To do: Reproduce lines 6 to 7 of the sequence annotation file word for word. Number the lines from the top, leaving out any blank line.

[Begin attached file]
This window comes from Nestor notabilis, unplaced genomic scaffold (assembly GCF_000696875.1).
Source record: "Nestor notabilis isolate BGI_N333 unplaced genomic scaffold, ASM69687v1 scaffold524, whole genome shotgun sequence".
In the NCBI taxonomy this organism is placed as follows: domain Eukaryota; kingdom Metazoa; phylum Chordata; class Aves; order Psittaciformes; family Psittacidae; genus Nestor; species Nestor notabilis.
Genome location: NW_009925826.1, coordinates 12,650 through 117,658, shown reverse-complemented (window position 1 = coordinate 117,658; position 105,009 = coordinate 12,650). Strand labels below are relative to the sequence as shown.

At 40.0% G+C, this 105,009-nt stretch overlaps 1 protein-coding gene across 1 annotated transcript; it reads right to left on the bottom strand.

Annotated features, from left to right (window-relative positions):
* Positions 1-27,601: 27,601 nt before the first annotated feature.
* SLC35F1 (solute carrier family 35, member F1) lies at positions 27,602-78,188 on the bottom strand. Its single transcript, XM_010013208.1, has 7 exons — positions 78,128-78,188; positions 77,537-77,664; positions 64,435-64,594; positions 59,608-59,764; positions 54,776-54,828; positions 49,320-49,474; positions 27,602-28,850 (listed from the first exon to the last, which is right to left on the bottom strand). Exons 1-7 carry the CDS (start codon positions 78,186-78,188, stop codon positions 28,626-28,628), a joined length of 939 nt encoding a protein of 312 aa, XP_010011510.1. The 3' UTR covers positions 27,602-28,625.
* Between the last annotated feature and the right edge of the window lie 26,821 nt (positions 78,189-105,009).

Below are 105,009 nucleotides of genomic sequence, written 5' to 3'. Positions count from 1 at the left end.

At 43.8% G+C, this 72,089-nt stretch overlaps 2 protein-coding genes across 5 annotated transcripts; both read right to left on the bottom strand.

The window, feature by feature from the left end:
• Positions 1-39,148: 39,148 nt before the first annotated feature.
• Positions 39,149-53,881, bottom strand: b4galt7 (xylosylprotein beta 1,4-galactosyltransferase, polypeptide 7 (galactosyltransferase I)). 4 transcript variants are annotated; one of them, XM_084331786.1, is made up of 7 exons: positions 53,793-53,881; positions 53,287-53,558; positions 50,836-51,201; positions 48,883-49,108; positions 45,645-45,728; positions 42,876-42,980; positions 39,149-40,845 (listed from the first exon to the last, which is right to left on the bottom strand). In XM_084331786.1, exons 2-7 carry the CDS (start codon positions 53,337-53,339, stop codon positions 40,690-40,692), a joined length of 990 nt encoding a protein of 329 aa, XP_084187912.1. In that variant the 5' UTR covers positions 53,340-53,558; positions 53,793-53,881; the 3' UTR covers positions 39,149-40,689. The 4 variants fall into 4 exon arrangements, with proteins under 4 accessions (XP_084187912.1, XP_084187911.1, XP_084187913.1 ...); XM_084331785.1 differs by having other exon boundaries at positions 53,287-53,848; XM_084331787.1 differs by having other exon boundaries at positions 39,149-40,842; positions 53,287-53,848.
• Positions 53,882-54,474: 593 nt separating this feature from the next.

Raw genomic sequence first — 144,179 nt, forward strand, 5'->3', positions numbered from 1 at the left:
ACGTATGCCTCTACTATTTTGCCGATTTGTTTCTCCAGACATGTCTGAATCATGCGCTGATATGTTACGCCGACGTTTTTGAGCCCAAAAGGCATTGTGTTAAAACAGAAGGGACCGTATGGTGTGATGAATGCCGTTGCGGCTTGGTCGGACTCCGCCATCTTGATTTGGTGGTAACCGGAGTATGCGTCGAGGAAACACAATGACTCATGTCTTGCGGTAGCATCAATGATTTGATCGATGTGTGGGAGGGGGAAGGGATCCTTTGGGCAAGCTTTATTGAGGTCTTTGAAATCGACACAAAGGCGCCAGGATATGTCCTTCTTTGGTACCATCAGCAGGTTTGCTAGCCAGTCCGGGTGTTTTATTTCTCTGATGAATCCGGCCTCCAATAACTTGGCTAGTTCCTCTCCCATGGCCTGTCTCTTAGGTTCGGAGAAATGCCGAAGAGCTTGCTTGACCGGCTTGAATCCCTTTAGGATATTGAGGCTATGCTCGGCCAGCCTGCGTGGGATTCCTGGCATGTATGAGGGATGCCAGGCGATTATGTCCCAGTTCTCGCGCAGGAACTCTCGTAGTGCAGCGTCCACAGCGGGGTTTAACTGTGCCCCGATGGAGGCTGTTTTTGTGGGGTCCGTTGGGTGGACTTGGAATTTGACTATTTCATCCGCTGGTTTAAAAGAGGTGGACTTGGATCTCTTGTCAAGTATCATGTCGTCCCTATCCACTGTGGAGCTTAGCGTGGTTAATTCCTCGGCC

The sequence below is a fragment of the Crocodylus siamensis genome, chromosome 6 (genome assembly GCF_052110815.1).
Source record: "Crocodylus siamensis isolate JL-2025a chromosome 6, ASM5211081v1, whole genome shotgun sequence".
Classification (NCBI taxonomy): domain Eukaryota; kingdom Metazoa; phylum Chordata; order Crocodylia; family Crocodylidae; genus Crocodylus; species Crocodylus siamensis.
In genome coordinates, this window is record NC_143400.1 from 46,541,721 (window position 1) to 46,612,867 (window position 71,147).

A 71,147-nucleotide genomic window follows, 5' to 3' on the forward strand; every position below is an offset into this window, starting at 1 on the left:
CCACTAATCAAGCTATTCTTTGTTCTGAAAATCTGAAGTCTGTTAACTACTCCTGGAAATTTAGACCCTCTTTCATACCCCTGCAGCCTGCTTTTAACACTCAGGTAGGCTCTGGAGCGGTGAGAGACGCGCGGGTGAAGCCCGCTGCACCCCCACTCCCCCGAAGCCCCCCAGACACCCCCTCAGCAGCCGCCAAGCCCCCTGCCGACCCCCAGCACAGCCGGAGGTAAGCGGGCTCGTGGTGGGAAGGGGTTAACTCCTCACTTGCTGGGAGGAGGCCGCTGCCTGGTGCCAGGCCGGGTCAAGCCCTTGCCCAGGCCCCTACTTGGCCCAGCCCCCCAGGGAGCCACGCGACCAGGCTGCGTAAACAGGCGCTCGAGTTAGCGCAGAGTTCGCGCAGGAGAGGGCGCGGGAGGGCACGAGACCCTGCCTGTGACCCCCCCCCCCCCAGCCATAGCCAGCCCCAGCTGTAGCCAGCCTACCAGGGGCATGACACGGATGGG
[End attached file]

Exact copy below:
Annotated features, from left to right (window-relative positions):
* Positions 1-27,601: 27,601 nt before the first annotated feature.